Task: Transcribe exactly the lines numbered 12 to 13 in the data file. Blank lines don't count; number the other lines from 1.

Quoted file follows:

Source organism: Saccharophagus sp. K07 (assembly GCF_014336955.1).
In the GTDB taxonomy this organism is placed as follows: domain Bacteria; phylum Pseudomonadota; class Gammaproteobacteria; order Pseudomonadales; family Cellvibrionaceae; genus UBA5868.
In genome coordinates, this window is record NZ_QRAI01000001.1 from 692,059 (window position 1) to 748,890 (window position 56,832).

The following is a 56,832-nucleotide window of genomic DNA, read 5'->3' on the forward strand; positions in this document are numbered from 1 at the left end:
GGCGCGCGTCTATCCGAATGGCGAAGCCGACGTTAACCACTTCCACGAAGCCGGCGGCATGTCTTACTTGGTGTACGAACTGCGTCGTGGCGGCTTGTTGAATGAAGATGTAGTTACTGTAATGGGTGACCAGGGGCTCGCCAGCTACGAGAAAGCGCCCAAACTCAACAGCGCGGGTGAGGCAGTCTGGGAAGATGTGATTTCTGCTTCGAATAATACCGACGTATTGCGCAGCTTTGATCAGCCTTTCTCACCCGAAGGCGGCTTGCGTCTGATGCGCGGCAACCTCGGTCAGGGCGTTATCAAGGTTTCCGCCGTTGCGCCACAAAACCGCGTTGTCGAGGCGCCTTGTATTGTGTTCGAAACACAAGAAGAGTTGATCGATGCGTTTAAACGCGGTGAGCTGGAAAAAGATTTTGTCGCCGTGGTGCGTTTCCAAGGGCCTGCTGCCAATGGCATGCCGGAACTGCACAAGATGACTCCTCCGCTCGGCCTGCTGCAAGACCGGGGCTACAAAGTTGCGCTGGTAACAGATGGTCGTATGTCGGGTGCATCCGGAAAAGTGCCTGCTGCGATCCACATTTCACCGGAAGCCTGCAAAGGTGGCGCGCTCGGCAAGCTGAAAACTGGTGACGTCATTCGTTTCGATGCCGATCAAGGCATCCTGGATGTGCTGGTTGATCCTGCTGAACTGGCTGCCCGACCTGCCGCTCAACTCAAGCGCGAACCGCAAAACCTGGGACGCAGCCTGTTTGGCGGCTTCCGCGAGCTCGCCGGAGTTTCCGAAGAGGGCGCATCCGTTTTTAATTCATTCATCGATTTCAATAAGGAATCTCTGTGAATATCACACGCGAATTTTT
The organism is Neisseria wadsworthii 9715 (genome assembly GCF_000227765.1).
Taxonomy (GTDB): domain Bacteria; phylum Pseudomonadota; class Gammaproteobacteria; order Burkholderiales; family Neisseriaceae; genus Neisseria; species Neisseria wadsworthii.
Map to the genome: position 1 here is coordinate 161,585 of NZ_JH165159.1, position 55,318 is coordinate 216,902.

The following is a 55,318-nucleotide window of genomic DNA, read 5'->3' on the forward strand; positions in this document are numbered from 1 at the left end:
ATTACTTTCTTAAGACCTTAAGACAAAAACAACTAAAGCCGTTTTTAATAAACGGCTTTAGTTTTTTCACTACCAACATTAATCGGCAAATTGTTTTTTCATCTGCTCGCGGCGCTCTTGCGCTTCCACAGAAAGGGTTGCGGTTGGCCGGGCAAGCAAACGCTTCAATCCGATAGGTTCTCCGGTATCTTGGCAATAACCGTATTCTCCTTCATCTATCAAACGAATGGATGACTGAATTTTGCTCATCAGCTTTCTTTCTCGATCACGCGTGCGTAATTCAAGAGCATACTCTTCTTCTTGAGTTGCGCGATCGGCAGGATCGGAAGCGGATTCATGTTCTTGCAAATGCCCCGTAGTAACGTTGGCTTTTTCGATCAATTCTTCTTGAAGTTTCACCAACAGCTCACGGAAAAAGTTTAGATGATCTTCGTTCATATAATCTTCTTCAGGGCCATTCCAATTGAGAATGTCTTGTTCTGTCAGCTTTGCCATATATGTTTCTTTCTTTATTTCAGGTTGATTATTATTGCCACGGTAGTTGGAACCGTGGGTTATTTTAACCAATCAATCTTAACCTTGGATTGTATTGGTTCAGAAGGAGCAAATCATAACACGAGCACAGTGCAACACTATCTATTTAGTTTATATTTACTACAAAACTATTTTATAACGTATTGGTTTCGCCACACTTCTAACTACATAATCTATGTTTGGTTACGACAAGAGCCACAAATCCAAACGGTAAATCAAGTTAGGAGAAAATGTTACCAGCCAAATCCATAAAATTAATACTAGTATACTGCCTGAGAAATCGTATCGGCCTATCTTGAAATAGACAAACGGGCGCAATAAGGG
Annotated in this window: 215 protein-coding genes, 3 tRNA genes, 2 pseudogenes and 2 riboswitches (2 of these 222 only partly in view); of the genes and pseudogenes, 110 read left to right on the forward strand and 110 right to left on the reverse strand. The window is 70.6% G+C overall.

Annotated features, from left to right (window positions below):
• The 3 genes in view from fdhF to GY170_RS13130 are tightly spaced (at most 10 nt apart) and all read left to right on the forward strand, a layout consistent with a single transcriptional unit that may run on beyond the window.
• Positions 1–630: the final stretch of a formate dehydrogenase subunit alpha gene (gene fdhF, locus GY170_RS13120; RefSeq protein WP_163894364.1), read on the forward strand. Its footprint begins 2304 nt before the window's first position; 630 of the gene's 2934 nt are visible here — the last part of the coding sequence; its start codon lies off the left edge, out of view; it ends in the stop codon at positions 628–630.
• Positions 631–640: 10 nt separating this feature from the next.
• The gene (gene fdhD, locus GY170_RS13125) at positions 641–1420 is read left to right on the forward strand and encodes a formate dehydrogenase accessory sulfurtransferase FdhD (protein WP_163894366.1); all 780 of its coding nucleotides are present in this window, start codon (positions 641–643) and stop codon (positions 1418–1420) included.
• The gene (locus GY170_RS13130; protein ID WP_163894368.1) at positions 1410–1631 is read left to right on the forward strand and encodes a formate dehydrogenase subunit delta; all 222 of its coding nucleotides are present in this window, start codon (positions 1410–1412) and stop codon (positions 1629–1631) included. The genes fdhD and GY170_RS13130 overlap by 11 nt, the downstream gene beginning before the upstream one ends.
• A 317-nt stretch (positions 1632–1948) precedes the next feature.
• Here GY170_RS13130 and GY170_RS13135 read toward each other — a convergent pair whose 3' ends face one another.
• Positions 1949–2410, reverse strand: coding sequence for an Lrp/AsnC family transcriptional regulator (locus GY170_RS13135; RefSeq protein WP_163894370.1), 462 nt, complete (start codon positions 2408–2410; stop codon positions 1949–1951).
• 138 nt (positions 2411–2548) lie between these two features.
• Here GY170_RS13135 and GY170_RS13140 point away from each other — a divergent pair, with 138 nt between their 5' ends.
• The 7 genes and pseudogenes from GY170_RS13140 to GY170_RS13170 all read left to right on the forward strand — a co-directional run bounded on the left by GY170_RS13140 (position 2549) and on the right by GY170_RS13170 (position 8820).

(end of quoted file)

Annotated features, from left to right (window positions below):
• The 3 genes in view from fdhF to GY170_RS13130 are tightly spaced (at most 10 nt apart) and all read left to right on the forward strand, a layout consistent with a single transcriptional unit that may run on beyond the window.